The Great Galaxy in Andromeda, our nearest galactic neighbor in space. (The two smaller Magellanic Clouds are actually satellites of our own galaxy.) (Copyright 1959 by California Institute of Technology and Carnegie Institution of Washington.)


1967 Discovery of the first radio pulsar, CP 1919, with a pulse period of 1.337 seconds and a pulse width of 0.04 second.
1968 Publication of theory that pulsars are rotating, magnetized neutron stars. Observations showed that the pulsars are gradually slowing down.
1969 Visible light pulses were discovered from the pulsar in the Crab Nebula. Then, discovery of X-ray pulses from this object showed that the power radiated in the form of X-rays is more than 10,000 times the luminosity of the Sun at all wavelengths.
1972 Gamma ray pulses at high energies observed from the Crab Nebula pulsar. There are two gamma ray pulses per pulse period, mimicking the X-ray pulse behavior, and they are exactly in phase with the radio pulses. Radio studies of many pulsars were sensitive enough to study them pulse by pulse; these investigations discovered a rich variety of phenomena, including drifting subpulses, so-called "giant pulses" and "nulling", when an entire pulse fails to occur.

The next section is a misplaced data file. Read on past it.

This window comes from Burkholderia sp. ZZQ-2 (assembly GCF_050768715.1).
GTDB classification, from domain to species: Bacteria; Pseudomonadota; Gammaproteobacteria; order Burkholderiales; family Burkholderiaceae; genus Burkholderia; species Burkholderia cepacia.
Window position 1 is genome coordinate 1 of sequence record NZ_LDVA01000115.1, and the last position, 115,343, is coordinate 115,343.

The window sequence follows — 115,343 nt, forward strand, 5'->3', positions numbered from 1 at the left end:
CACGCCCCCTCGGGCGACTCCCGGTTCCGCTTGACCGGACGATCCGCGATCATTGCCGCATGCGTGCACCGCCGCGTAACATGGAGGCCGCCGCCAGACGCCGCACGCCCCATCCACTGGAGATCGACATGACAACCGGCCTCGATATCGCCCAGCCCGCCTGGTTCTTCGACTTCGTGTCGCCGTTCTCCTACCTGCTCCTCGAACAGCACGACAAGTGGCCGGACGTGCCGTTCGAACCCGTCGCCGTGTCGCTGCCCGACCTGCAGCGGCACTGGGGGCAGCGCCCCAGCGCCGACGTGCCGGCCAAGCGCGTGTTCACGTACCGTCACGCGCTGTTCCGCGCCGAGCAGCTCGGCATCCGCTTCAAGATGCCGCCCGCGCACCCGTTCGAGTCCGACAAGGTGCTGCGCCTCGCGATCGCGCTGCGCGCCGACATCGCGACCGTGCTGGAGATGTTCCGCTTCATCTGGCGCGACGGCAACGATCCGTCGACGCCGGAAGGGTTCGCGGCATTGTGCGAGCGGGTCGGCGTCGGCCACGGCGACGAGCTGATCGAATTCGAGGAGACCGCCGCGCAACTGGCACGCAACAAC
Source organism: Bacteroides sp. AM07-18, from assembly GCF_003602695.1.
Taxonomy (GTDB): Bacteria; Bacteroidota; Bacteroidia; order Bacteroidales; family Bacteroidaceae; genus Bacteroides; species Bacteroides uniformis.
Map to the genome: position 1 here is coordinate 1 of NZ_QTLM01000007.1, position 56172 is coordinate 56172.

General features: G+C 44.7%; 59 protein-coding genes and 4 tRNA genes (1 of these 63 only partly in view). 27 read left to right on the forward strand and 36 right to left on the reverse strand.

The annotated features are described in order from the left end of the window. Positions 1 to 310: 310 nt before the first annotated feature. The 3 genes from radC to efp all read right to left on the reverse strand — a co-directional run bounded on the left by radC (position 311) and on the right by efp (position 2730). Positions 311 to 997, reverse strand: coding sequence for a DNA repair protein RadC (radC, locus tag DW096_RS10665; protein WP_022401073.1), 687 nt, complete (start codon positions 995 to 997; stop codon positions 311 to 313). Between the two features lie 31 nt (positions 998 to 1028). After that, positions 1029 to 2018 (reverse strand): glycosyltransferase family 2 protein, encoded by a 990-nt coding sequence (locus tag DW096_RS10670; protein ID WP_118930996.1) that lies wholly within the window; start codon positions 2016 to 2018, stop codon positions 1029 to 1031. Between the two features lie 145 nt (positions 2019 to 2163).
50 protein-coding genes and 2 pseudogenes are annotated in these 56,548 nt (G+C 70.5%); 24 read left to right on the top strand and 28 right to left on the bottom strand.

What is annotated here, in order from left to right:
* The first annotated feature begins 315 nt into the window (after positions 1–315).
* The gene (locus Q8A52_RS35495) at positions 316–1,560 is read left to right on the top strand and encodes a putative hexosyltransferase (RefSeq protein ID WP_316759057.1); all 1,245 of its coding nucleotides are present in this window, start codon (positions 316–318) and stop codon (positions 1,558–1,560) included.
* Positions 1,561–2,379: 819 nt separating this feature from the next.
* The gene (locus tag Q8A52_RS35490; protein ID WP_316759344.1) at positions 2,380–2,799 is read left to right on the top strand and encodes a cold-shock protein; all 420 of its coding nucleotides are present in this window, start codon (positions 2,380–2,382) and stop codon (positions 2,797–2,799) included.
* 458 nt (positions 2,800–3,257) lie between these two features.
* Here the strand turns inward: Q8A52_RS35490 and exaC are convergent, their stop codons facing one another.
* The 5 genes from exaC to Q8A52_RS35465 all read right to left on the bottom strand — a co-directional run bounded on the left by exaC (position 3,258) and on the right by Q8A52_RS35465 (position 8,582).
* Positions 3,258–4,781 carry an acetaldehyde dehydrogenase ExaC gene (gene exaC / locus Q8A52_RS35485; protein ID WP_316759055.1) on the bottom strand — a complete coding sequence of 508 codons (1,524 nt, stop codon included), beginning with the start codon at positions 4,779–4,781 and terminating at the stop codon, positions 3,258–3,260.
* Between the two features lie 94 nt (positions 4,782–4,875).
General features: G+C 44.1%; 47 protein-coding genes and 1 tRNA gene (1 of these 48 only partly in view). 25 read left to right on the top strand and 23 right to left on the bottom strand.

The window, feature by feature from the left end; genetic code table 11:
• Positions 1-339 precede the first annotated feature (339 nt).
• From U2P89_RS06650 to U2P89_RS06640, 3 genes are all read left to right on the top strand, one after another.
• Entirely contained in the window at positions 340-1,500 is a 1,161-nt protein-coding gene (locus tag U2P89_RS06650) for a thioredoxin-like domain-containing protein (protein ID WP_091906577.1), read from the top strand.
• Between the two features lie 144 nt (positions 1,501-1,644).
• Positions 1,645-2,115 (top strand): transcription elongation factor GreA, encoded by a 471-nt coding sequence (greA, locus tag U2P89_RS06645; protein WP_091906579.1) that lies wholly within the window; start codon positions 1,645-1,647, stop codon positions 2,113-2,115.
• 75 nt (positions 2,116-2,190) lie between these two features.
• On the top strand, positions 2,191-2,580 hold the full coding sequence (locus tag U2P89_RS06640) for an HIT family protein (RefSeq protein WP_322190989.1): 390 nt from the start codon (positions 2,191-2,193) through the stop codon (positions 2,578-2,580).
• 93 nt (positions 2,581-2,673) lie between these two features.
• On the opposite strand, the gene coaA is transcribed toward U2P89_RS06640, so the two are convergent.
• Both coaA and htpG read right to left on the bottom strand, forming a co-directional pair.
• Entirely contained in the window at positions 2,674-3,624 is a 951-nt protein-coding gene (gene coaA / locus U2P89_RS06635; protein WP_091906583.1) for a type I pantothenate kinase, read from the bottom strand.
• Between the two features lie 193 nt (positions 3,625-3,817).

1975 SAS-2 satellite discovered gamma ray pulses from the pulsar in the Vela X supernova remnant. Radio observations of this object had shown one pulse per period, although there are two gamma ray pulses in the same interval, neither one coinciding with the phase of the radio pulse. Also, the first radio pulsar in a bi nary system was discovered; continued monitoring over several years suggested that the orbital period is slowly changing, perhaps as the system loses energy in the form of gravitational waves, as pre dicted from the General Theory of Relativity.